When Dominoes Fall
by Hal Lindsey
The fallout from the brutal murders of nine people in a Charleston church last week has been stunning. It surprised no one to hear calls for what most people incorrectly believe to be the Confederate Flag from the South Carolina state capital. It was shocking, however, to see an attempt to purge America of every reminder of slavery in its past. And it was downright jaw dropping when this led to a discussion on CNN about whether or not the Jefferson Memorial should be destroyed.
One of the distinguishing characteristics of the 21st Century is the speed with which movements gain momentum. That’s mostly due to the Internet, social media, and a news cycle that never quits.
When something grabs the public’s attention, the media has to talk about it because the media makes its money by getting people to read, view, or listen to its reports. However, once the facts are told, and in this case the facts were known fairly early, what do you talk about? When you have no more to say, but you keep talking anyway, you get in trouble.
Proverbs 10:19 says, “When there are many words, transgression is unavoidable, But he who restrains his lips is wise.” [NASB]
The King James Version puts it like this. “In the multitude of words there wanteth not sin.”
Think of the number of words being generated every day for permanent storage in computers, books, video libraries, etc. Anyone with Internet access can send tweets, write on Facebook, put up a website or blog. All you need is a smartphone to become a documentary filmmaker. Altogether, an enormous, almost unimaginable number of words are constantly being generated. And with that, “transgression is unavoidable.”
Political and social movements that once took decades to form can now happen in hours. It’s like falling dominoes except these dominoes seem to have a mind of their own. They can stop as suddenly as they start. They can turn in directions no one expected. And they move fast.
And so, last week, when an evil young man viciously murdered nine people in a Charleston church, the dominoes began to fall. Less than a week later, as a direct result of his action, people on a major television network with millions of viewers seriously discussed removing the Jefferson Memorial.
Why? Because Thomas Jefferson owned slaves. Never mind that his words in the Declaration of Independence set forth the American ideals that would eventually end slavery and, a hundred years after that, would become the cornerstone of the civil rights movement.
This call for purging America of all reminders of slavery began with demands for the removal of the battle flag of the Army of Northern Virginia from the grounds of the South Carolina State House. Then people began to think of other things that might represent slavery.
Senate Majority Leader Mitch McConnell called on Kentucky to remove a Jefferson Davis statue from a display in their Capitol building that depicts famous people born in the state. The statue of Davis stands near the one of Abraham Lincoln. Jefferson Davis was famous and born in Kentucky, but he was also President of the Confederate States of America. So the call went forth to get rid of his statue.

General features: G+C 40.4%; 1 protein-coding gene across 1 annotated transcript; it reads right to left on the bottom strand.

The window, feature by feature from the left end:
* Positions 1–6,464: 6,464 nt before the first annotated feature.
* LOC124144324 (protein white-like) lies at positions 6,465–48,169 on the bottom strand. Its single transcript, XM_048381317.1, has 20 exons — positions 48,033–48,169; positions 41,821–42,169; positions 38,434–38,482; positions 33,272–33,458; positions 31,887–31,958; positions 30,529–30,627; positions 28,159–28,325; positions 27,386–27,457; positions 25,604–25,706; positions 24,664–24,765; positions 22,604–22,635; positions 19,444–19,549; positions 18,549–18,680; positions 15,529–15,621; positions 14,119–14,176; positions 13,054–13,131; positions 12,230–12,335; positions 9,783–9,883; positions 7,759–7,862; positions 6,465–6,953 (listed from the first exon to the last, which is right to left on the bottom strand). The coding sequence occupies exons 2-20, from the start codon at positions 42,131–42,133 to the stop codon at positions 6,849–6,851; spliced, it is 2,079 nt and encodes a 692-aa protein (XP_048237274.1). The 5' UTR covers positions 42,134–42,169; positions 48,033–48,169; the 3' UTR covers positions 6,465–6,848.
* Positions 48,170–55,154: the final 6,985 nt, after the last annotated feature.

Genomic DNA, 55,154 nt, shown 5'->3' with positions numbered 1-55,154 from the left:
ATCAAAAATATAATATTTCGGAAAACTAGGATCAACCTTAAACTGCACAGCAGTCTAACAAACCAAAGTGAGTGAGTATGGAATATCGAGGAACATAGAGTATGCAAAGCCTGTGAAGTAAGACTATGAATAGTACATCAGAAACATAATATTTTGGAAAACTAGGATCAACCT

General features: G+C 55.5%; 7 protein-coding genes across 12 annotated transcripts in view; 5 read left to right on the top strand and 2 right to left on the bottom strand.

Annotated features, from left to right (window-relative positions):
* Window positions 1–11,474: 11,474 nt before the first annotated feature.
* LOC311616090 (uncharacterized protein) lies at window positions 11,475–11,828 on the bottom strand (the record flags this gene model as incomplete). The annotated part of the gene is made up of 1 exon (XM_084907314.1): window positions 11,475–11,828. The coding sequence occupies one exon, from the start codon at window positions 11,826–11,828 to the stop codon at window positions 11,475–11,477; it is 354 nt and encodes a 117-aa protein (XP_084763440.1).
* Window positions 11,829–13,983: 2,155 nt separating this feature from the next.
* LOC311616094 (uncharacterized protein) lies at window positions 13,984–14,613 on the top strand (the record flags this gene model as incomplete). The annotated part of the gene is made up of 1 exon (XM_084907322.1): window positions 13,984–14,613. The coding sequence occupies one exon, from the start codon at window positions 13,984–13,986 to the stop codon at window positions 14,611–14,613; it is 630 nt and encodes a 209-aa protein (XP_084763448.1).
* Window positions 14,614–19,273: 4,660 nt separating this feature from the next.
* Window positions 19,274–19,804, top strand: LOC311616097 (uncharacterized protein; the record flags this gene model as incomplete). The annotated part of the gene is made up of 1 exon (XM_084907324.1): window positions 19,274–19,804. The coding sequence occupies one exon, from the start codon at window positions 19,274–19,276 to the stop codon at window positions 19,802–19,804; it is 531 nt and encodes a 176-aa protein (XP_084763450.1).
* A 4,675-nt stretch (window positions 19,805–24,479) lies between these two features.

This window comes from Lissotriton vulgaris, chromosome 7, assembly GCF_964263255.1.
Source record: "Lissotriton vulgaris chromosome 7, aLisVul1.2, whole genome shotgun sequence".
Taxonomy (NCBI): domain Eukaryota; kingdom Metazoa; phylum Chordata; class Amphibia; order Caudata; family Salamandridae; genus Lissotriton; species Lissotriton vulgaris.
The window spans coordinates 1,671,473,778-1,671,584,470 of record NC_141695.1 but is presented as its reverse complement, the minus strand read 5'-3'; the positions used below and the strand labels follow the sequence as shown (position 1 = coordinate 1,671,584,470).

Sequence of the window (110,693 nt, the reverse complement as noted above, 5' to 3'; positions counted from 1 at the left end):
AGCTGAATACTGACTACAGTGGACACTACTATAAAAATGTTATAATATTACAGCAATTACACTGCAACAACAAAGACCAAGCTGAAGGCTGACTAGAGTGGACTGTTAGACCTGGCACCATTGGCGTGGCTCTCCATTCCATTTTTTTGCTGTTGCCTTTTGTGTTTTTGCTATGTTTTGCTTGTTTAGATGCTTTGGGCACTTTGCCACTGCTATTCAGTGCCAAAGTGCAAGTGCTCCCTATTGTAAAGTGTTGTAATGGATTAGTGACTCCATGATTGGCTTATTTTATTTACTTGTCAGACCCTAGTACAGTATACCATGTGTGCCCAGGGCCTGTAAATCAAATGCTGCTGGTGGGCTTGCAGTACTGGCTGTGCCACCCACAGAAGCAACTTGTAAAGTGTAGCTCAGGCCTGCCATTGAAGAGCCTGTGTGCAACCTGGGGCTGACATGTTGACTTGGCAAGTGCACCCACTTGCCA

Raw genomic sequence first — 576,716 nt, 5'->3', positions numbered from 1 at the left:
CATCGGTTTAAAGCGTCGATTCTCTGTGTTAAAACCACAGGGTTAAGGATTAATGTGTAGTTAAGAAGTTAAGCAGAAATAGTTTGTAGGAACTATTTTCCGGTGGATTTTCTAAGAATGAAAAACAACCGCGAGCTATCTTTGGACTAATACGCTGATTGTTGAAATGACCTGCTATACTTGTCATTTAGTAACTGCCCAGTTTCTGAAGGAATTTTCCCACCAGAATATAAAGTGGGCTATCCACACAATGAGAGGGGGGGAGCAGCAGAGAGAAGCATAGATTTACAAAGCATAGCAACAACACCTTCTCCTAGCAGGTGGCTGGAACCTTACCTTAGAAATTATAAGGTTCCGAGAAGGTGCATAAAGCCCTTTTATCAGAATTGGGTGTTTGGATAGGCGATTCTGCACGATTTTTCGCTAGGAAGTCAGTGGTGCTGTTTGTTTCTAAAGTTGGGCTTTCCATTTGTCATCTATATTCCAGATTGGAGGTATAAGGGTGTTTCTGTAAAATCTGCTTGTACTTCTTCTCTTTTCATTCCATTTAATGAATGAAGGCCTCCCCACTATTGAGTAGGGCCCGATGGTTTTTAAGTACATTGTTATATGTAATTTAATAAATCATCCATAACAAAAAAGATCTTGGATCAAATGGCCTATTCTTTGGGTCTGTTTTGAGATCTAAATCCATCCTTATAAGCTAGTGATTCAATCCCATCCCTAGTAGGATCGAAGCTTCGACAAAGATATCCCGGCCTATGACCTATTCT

That makes sense, but where does it stop? There have been calls this week for the removal of Robert E. Lee statues, and to rename the highways, buildings, and college named in his honor. In fact, it is now politically incorrect to honor anyone who fought for the South in the Civil War.
After we destroy the Jefferson Memorial, the Washington Monument would be next to go. After all, Washington also owned slaves. Maybe the city of Washington, as well as the state that bears his name, will one day consider changing their names.
Think the Lincoln Memorial would be safe? When Abraham Lincoln was trying to convince the people of his day that he was not a radical on the issue of race, he said some strongly worded things based on his culture. Most notably, in 1858, he said, “I am not, nor ever have been, in favor of making voters or jurors of Negroes, nor of qualifying them to hold office, nor to intermarry with white people; and I will say in addition to this, that there is a physical difference between the white and black races which I believe will forever forbid the two races living together on terms of social and political equality.” He would not say those things today.
But . . . there goes the Lincoln Memorial of yester year, as if we are without the ‘sins’ we haven’t grown out of today.
No, I don’t expect any of these memorials to be destroyed at any time, but that’s the logical direction in which the people of today are going. We, as a nation, are cutting ourselves off from our heritage, especially in our schools and universities. We do so at great risk.
Thomas Jefferson, George Washington, and Abraham Lincoln were good men, but flawed. Their virtues were numerous, and all three of them planted seeds of righteousness from which mankind continues to harvest good fruit. But they were also men of their times. They held racial ideas that embarrass us now, but were common in the culture to which they were born. We should tell that part of the story, but we should also praise God for lives that have so directly led to the abundance of freedom and material blessing we enjoy today.
Let us not forget the cultures of the past that endured well slavery - but were given instructions to treat their slaves with kindness and fairness until the teachings of Christ overcame slavery itself. The Bible does not teach us to throw Abraham out because he had slaves too. It only taught him to treat his slaves well, because he had a master over him also – God the Father. After all, God does patiently endure our many other sins till we grow up in ultimate understanding at the judgment seat of Christ.